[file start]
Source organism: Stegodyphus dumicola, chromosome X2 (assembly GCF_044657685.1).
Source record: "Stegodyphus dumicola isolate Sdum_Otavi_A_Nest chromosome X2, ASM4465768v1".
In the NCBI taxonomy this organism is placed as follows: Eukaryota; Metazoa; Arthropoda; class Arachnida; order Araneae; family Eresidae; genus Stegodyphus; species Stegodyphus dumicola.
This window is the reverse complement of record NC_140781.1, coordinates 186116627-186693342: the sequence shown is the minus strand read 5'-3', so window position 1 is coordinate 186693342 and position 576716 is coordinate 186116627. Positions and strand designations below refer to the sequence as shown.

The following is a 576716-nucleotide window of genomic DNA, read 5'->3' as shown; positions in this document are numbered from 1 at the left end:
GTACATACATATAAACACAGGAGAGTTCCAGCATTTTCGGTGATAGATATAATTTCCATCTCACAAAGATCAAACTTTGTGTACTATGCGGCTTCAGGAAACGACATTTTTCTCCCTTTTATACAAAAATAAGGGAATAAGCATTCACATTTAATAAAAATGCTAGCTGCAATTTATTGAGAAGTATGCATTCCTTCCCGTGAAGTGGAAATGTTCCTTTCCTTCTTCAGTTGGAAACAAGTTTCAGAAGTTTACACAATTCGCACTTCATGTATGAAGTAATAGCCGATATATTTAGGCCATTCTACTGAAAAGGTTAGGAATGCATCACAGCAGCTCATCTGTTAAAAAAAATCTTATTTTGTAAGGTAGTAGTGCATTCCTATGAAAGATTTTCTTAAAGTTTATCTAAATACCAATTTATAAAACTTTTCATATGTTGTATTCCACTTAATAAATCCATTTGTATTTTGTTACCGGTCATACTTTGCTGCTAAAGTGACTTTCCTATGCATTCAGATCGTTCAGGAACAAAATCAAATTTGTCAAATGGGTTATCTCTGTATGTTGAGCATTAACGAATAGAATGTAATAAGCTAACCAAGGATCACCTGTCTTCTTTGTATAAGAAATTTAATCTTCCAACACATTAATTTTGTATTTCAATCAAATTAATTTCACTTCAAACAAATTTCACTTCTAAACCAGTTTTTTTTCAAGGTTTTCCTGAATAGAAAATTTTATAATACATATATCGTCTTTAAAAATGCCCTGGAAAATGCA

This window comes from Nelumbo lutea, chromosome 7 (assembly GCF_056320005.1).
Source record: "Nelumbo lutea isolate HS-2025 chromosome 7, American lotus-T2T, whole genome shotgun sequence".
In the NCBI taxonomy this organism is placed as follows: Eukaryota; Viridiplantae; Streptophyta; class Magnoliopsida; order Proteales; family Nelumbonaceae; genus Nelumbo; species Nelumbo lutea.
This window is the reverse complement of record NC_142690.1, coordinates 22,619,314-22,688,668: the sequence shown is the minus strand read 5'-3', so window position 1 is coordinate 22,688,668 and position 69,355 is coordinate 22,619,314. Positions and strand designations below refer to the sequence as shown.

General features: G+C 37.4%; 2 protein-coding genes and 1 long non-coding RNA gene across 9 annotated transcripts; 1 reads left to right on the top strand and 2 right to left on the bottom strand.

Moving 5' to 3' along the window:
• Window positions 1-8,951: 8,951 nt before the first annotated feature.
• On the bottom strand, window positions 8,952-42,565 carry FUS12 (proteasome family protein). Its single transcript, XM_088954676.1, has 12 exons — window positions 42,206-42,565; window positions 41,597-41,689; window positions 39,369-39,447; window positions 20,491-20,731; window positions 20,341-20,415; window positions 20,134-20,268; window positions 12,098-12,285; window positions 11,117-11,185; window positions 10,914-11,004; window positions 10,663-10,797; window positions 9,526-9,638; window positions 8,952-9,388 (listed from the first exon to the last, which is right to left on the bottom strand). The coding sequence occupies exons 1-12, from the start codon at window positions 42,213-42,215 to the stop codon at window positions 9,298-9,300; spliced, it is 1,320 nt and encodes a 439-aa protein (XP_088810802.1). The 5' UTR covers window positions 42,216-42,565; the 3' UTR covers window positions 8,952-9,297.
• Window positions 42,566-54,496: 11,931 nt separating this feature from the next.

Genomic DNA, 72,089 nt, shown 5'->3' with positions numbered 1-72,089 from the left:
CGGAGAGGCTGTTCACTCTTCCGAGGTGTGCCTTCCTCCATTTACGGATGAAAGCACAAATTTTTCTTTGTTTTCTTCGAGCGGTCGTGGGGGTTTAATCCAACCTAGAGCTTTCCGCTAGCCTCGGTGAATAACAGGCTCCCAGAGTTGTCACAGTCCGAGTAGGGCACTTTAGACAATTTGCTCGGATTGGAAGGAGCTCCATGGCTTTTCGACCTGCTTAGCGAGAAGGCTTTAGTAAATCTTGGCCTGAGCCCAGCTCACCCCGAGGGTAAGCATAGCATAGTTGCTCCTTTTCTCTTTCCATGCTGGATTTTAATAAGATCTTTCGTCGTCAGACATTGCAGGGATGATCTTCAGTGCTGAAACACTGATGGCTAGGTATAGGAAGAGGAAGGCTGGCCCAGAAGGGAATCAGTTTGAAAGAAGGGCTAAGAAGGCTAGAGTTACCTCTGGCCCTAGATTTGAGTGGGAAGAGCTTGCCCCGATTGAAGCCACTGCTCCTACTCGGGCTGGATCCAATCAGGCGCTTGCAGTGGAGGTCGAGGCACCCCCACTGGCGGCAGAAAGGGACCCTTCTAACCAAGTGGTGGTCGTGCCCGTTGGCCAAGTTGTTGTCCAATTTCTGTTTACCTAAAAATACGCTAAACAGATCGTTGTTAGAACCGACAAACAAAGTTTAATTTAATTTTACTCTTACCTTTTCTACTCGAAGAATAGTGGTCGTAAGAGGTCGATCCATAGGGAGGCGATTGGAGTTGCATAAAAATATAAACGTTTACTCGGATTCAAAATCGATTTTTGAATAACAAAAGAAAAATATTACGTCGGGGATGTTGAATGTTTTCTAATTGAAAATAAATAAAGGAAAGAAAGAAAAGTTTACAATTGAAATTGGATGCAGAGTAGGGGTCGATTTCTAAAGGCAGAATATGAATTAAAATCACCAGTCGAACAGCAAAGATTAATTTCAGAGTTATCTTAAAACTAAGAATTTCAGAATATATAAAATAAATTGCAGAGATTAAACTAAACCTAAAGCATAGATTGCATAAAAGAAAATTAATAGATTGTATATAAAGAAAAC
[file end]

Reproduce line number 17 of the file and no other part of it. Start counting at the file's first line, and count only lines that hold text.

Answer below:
CGGAGAGGCTGTTCACTCTTCCGAGGTGTGCCTTCCTCCATTTACGGATGAAAGCACAAATTTTTCTTTGTTTTCTTCGAGCGGTCGTGGGGGTTTAATCCAACCTAGAGCTTTCCGCTAGCCTCGGTGAATAACAGGCTCCCAGAGTTGTCACAGTCCGAGTAGGGCACTTTAGACAATTTGCTCGGATTGGAAGGAGCTCCATGGCTTTTCGACCTGCTTAGCGAGAAGGCTTTAGTAAATCTTGGCCTGAGCCCAGCTCACCCCGAGGGTAAGCATAGCATAGTTGCTCCTTTTCTCTTTCCATGCTGGATTTTAATAAGATCTTTCGTCGTCAGACATTGCAGGGATGATCTTCAGTGCTGAAACACTGATGGCTAGGTATAGGAAGAGGAAGGCTGGCCCAGAAGGGAATCAGTTTGAAAGAAGGGCTAAGAAGGCTAGAGTTACCTCTGGCCCTAGATTTGAGTGGGAAGAGCTTGCCCCGATTGAAGCCACTGCTCCTACTCGGGCTGGATCCAATCAGGCGCTTGCAGTGGAGGTCGAGGCACCCCCACTGGCGGCAGAAAGGGACCCTTCTAACCAAGTGGTGGTCGTGCCCGTTGGCCAAGTTGTTGTCCAATTTCTGTTTACCTAAAAATACGCTAAACAGATCGTTGTTAGAACCGACAAACAAAGTTTAATTTAATTTTACTCTTACCTTTTCTACTCGAAGAATAGTGGTCGTAAGAGGTCGATCCATAGGGAGGCGATTGGAGTTGCATAAAAATATAAACGTTTACTCGGATTCAAAATCGATTTTTGAATAACAAAAGAAAAATATTACGTCGGGGATGTTGAATGTTTTCTAATTGAAAATAAATAAAGGAAAGAAAGAAAAGTTTACAATTGAAATTGGATGCAGAGTAGGGGTCGATTTCTAAAGGCAGAATATGAATTAAAATCACCAGTCGAACAGCAAAGATTAATTTCAGAGTTATCTTAAAACTAAGAATTTCAGAATATATAAAATAAATTGCAGAGATTAAACTAAACCTAAAGCATAGATTGCATAAAAGAAAATTAATAGATTGTATATAAAGAAAAC